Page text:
Production Music Camp

   Last week I attended a 3-day workshop in London, jointly organised by Media Tracks and Tileyard X which was all about production music. 


What is production music?  

It can be albums of music in the style of (whatever is required), sometimes referred to as library music, which can be used in film, TV and advertising. Sometimes it is commissioned and sometimes it is available in a library, but may be tweaked to fit new briefs. This is a summary of my experience of a 3 day camp/workshop which, as far as I know, was the first of its kind. It was an intro into the world of production music, as well as being an opportunity to create music with people you’ve never met before. 


Day 1: 

I was travelling from Bristol so had an early start (5am!) and a train journey to London, I'm a Londoner and always enjoy visiting. On the first day, we had some introductions to production music and learnt about the different formats required - a stinger (5-10 seconds) 15, 30 second and 60 second cutdowns, as well as the full track and an underscore (vocals/main instrument removed). We were put into groups and given a choice of briefs to work from in different styles. We started making our first track and decided on “Dream pop”. Our group had a producer, composer and two singer songwriters and myself - I normally perform a bit of all of these roles and found it a little difficult to know where to put myself, but just tried to contribute to the general process. As a person with Inattentive ADHD and a natural introvert, I did find it hard to keep up with the pace of the progress of our track. Our producer worked really quickly, which I admired, but because I had been expecting to have to do the production myself, I wasn’t exactly prepared for songwriting or singing in a room of people.  The two singer-songwriters had amazing voices which really complimented each other, and I felt a bit weird trying to insert myself into something where it wasn’t exactly necessary. I feel strongly that we should always “serve the song” but having reflected on the whole experience, I realise that in these situations you are also supposed to be showcasing what you can do, and if you’re not doing anything except encouraging other people…well that’s not great for own your career is it?! It was a good if exhausting day, propped up  by excellent coffee and lunch at the Vinyl cafe. In the evening, I met a friend for dinner (Vegan pepperoni) at Happy Face Pizza in King's Cross and got some sleep ready for another day of collaboration.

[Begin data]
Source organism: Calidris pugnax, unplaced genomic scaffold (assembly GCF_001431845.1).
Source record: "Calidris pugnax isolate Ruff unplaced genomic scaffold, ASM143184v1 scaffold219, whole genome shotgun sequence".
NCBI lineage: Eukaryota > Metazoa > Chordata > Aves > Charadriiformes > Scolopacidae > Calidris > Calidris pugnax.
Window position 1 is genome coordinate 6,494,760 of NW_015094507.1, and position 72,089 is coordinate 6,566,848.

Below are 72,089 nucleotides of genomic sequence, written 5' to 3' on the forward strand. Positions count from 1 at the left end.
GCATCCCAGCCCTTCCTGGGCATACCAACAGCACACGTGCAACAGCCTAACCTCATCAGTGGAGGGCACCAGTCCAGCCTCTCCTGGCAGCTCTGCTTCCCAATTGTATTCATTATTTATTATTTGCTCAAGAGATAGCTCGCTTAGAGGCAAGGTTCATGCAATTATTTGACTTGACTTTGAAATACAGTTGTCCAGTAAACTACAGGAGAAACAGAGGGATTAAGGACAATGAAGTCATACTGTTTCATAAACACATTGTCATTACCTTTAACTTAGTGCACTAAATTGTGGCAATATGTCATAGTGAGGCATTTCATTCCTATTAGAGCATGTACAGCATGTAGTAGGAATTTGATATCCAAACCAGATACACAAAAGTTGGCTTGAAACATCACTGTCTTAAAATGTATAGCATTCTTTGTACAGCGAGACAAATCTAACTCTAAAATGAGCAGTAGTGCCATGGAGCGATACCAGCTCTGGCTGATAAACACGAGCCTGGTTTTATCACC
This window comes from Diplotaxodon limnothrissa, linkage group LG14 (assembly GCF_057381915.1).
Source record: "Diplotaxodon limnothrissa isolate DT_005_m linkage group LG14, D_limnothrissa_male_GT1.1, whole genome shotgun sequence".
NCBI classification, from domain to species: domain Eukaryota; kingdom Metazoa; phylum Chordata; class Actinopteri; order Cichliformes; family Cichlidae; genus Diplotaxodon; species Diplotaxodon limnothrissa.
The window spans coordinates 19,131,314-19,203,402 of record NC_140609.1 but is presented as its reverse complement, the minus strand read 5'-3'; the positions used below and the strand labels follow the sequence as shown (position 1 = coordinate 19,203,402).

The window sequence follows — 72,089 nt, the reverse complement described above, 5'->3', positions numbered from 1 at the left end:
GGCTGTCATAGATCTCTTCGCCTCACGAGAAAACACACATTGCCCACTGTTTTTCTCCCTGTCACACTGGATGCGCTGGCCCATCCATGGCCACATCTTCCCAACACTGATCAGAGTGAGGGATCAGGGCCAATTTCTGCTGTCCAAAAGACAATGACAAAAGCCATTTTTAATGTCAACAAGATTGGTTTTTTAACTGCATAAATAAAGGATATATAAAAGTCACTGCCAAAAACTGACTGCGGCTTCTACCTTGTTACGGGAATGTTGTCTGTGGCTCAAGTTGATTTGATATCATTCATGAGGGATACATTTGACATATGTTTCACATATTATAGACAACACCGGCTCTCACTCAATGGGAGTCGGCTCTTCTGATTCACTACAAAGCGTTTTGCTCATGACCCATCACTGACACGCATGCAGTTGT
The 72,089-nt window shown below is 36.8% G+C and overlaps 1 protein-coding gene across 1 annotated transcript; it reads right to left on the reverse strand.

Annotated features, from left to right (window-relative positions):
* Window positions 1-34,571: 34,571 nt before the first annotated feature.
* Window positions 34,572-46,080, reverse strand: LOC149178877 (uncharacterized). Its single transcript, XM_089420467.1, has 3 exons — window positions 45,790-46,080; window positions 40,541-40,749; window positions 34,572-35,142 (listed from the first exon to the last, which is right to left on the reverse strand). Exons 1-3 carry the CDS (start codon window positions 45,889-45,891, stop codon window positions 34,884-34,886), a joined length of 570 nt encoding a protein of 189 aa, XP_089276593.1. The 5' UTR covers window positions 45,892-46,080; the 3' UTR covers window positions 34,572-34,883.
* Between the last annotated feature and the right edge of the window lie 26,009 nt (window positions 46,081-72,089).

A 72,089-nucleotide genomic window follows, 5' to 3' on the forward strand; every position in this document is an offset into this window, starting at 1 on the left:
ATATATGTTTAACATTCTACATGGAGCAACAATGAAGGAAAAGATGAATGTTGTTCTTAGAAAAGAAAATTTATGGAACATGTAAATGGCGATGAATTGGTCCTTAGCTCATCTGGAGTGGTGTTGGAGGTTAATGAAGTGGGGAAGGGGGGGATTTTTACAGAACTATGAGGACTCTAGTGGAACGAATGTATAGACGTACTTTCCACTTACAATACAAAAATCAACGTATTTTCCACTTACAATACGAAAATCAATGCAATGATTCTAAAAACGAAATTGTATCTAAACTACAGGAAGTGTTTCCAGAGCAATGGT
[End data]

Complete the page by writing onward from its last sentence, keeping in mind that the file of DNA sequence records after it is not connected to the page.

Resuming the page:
Day 2: 

We started by waiting for the producer of our group to come in, which I think could have been remedied by having a shared folder for the group projects, available to everyone in the group. We were given talks about PRS/PRO’s, as the agreement often differs for production music and about how important registering is.  As a group, were assigned the red studio, which was lovely and had a whole separate piano/recording room. We managed to finish the first track; I edited some vocals for timing (something I do as my main paid work) and I had a meeting with a new ADHD coach and came back feeling energised, while we started a second track - an electro pop track for a fashion ad.  This time I felt able to add some small vocal riffs which could have equally been played on an instrument but they were kept as vocal ideas, and I also added in vocal stacks of some parts already written, which helped thicken the vocal sound in places. I felt better for having contributed something tangible and used some of my skills. I had a very pleasant evening with a vegan burger and chips from beer + burger near my hotel, which incidentally was a Premier Inn Hub and was fine - I’d stay again. I've got a soft spot for the Kings Cross area as I used to get the train to Enfield from there and cor blimey has it ever changed. 


Day 3: